We Americans, especially those of us in urban places like the Chicagoland area, often welcome the chance to meet international people and hope to expand our knowledge of the world. When we notice that someone seems like they're from another place, we ask, "Where are you from?" We think it will sound engaging and lead to an interesting exchange. Maybe we'll learn something new. Unfortunately, it's not always the best question to start with. It can cause discomfort, and I'd even say it's best not to ask it at all.
Maybe you wonder How can that be? We mean "Where are you from" in the nicest of ways! Yes, we do mean it in the nicest of ways, but I'll now talk about the feedback I've received from many of my international clients and friends who moved the U.S. as adults. They tell me that being asked "Where are you from" rarely feels like a friendly question. It usually feels like the American has just noticed that the immigrant doesn't belong here and the American wants to figure out what's out of place. Often, an ex-pat just wants to blend into the party or the networking event or the office, and they don't want to draw attention. They're looking to make friends or professional connections and they want to be accepted the same as everyone else. In this context, the question "Where are you from?" can feel jarring. I've heard this consistently from people from across the globe, even white, European professionals.
The exception is when it's part of the natural flow of the conversation. If everyone's chatting about where everyone is from, then it feels right for an international person to also answer. Or if an ex-pat has just said something like, "I just moved to Chicago last month," then asking where they came from can be perfectly acceptable.
It's not that Americans should never ask "Where are you from?" The problem is the context in which we ask it. If the conversation takes an abrupt shift to ask it or if the question is used as an opening line or ice-breaker, it can feel awkward. When it comes out of nowhere like that, it's often followed by the American asking questions about the person's home country or saying things like "I love that food" or "I've been meaning go there. Where would you suggest I visit?" At that point, the exchange often turns into a lesson on the person's home country, with the international being nudged into the teaching role. Sometimes they're fine with that, but often they're not. Although they'll be too polite to ever let on, they often don't want to be an instructor. They'll hide it, but they'd rather talk about something that doesn't make them the center of attention.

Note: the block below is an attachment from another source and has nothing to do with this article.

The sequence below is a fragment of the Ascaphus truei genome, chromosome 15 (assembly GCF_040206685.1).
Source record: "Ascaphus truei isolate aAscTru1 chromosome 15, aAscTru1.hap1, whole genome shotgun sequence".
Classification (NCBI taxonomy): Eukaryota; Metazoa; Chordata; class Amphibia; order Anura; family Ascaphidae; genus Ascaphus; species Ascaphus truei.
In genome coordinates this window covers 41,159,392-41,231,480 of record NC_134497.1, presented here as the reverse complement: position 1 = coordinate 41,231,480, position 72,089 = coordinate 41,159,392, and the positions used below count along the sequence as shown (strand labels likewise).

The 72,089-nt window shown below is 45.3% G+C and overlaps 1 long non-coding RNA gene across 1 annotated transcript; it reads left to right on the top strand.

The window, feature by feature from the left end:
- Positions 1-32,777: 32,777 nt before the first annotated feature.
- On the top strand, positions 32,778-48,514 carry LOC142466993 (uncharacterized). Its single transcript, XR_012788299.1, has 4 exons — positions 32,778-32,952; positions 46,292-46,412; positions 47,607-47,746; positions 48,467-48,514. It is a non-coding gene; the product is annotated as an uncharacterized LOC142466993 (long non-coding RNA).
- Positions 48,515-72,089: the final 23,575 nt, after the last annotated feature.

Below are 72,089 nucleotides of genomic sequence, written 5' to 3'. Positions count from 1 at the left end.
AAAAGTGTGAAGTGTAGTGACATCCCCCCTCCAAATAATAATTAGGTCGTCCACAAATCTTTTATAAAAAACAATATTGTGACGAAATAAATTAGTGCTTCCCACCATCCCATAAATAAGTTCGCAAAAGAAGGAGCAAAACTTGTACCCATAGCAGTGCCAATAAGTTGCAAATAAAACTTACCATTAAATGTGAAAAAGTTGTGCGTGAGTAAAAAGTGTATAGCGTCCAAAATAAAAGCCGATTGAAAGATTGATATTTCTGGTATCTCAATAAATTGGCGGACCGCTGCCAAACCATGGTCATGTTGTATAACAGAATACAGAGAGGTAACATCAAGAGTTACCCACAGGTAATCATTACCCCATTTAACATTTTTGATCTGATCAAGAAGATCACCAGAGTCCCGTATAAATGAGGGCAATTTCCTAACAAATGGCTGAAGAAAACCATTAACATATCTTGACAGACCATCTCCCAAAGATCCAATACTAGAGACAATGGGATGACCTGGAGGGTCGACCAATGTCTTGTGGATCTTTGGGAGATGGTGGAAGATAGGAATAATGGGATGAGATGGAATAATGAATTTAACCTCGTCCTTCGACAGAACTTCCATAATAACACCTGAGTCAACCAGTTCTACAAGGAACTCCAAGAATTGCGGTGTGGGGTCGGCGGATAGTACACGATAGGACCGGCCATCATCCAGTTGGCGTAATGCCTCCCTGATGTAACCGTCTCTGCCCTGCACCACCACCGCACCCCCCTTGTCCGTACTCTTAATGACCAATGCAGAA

When you meet someone from another country and you want to make them feel comfortable, save the "Where are you from?" question until it feels like it naturally fits into the flow of the conversation. Much better is to not ask it at all, but wait until the immigrant offers that information on their own. If you talk long enough, or become their friend, it will probably come up later. If you can keep your curiosity to yourself, you can find out more about the individual as a person, not as a representative from another country. There are plenty of other things to talk about with anyone you've just met. If an international professional mentions that they're from Thailand and you've always had a million questions about Thailand, make a note to do your own research and focus on getting to know the human being in front of you. That will feel more welcoming to the person than a bunch of questions that you can find the answers to on the internet.
These aren't some new politically correct rules I made up just to be annoying. I say all of this as an American culture coach who interacts with and works with international professionals every week. This is based on feedback from immigrants trying to build their lives in the U.S. And a friend who has lived abroad confirms my advice. He's a white American and when he's abroad and gets asked "Where are you from?" it feels like the person wants to figure out what set of stereotypical behaviors they can expect from him.
Please keep in mind that American people of color don't like getting that question either. It feels like the questioner has identified us as looking like we aren't from the U.S. and they want to know what box or label to use for us. In general, the question simply feels rude, so please just don't ask it unless the conversation truly makes it appropriate to the discussion you're having at that moment.
On a recent podcast NPR's Code Switch panel discussed how bad "Where are you from?" feels. Listen here (the relevant part starts at 9 minutes and 45 seconds).